Some commercial leather dyes contain pigments that are toxic and should be used only with extreme caution. They can also be expensive. You can make your own leather dye, giving you better control over the color and the safety of the materials, in several ways.
Things You'll Need
Powdered mica pigments
Fine grade steel wool
Strong brewed coffee
Dissolve powdered mica pigment in regular rubbing alcohol. The greater amount of pigment used, the more intense the color will be. Mixing your own dyes from pigments requires trial and error, with frequent testing on scraps of the same kind of leather you want to dye. This method might work best to create small amounts of dye in a non-earth tone color like blue or red, which you can use to paint designs on small areas of leather such as the front of a purse.
Mix two commercial products: leather conditioner and shoe polish. Mixed in equal parts. This solution can be rubbed onto leather, allowed to dry, and buffed into the material. Darker shades can be achieved by repeating the application several times.
Brew some "vinegaroon." Spray fine-grade steel wool with water and allow to rust for several days to a few weeks, rewetting the material daily. When well rusted, put the steel wool in a jar and cover with boiling vinegar. Let steep several days. Longer steeping time and rustier wool will give you the darkest color. Mix vinegaroon with a small amount of commercial leather conditioner to make it easier to apply to leather. Vinegaroon is a good choice for small objects that can be briefly submerged in the dye, such as a leather wallet.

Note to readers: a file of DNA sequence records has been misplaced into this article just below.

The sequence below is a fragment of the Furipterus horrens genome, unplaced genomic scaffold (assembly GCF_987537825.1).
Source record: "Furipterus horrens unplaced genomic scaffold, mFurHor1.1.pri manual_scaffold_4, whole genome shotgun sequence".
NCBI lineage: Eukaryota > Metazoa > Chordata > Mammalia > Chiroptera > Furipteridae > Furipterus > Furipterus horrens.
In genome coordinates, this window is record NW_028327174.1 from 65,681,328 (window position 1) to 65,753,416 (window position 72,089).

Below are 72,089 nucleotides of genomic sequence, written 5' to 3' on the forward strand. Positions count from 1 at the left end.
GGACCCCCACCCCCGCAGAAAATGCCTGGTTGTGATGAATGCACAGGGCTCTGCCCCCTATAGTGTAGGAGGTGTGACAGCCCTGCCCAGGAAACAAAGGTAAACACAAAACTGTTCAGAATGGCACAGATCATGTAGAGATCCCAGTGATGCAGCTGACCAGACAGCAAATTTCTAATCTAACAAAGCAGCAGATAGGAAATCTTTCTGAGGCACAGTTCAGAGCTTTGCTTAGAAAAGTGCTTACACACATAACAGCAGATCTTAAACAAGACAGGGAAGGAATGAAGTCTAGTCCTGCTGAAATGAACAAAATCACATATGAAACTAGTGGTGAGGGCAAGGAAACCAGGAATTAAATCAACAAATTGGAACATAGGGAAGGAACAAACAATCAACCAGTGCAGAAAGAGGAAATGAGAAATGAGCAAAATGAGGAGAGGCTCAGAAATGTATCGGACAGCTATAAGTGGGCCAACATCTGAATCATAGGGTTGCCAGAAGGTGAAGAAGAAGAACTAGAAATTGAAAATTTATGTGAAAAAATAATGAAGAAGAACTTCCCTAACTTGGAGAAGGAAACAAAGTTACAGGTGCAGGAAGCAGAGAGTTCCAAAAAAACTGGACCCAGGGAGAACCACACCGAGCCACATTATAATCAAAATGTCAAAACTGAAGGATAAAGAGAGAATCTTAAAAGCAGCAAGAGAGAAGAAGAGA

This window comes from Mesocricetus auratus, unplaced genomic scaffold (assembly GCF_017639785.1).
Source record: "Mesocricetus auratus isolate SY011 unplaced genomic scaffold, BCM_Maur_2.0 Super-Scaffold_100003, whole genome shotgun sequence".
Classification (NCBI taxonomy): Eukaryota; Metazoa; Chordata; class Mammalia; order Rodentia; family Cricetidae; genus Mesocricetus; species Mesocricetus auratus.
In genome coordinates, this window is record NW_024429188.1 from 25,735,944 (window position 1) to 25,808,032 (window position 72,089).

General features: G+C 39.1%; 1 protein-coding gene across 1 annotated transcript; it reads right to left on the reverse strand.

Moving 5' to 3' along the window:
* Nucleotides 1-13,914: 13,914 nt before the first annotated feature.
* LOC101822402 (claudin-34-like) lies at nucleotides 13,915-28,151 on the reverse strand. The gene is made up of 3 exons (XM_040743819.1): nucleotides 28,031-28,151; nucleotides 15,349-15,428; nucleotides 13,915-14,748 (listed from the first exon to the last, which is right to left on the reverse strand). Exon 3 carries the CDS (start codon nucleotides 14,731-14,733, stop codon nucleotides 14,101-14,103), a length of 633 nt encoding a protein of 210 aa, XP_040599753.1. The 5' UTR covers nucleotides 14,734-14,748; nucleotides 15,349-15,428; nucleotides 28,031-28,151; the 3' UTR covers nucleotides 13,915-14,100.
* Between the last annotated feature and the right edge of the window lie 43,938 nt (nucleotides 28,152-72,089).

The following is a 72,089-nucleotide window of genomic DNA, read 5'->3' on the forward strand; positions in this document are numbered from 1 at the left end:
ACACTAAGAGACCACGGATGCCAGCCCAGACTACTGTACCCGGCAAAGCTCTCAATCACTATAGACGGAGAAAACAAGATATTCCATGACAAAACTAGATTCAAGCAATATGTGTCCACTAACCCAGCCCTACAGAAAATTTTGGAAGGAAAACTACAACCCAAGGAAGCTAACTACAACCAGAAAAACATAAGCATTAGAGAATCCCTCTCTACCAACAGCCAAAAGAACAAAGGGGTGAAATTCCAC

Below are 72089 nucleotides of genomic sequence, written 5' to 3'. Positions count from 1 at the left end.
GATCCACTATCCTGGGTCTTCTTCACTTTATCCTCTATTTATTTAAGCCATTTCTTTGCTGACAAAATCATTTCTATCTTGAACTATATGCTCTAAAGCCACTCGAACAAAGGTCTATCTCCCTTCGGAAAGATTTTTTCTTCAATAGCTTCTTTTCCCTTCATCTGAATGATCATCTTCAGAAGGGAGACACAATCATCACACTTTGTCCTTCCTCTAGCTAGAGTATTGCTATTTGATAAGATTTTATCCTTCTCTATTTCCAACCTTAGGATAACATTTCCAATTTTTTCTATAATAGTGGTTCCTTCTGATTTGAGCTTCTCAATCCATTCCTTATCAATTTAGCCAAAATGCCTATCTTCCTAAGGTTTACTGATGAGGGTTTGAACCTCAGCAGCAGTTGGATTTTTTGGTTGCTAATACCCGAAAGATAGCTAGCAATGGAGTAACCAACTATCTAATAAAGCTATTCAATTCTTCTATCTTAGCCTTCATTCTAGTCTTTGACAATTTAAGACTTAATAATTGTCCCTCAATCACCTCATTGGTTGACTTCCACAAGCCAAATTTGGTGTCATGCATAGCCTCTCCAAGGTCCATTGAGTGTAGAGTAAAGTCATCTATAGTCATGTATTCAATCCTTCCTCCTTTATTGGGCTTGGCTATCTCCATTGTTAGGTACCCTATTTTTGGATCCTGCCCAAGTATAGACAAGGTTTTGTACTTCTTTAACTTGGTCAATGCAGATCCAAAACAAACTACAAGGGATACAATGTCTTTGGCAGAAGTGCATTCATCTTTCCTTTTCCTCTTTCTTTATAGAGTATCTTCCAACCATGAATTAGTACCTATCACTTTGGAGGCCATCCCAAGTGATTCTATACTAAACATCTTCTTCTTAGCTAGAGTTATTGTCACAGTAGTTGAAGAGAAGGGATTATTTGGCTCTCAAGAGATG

Brew coffee. Strong coffee can be used as a leather dye. Brew the strongest coffee you can, double the amount of grounds you would normally use, then simmer in an uncovered cooking pot to reduce it to one-third its original volume. You can also use leftover brewed coffee, reduced on the stove top, or instant coffee mixed boiled in water. Allow to cool. Mix coffee with a small amount of commercial leather conditioner before applying to leather. Coffee is a subtle pigment, but can revitalize a faded tan leather sofa by giving it a richer brown hue.
Go natural. Red onions can be boiled down to make a shade of blue. You can also make a brown dye from the green outer skin of fresh walnuts; crush the walnut skins underfoot and boil the pigment out of them. Natural dyes will give leather a more subtle color than commercial pigments and are most suitable for doeskin or other naturally pale leathers.
It's easiest to dye leather to a darker shade.
Clean leather well before attempting to dye.
Some homemade leather dyes will leave the dyed article with a strong odor; allow dyed items to dry outside or in a well-ventilated area, away from your living space, until the odor fades.
Never get leather too wet; several light applications are better than one drenching. If you dip an item in dye, such as a wallet, remove it at once and let air dry, then work in some leather conditioner.
Always wear gloves; your hands are made of "living leather" and will pick up the dye, too.
Always work over a protected surface.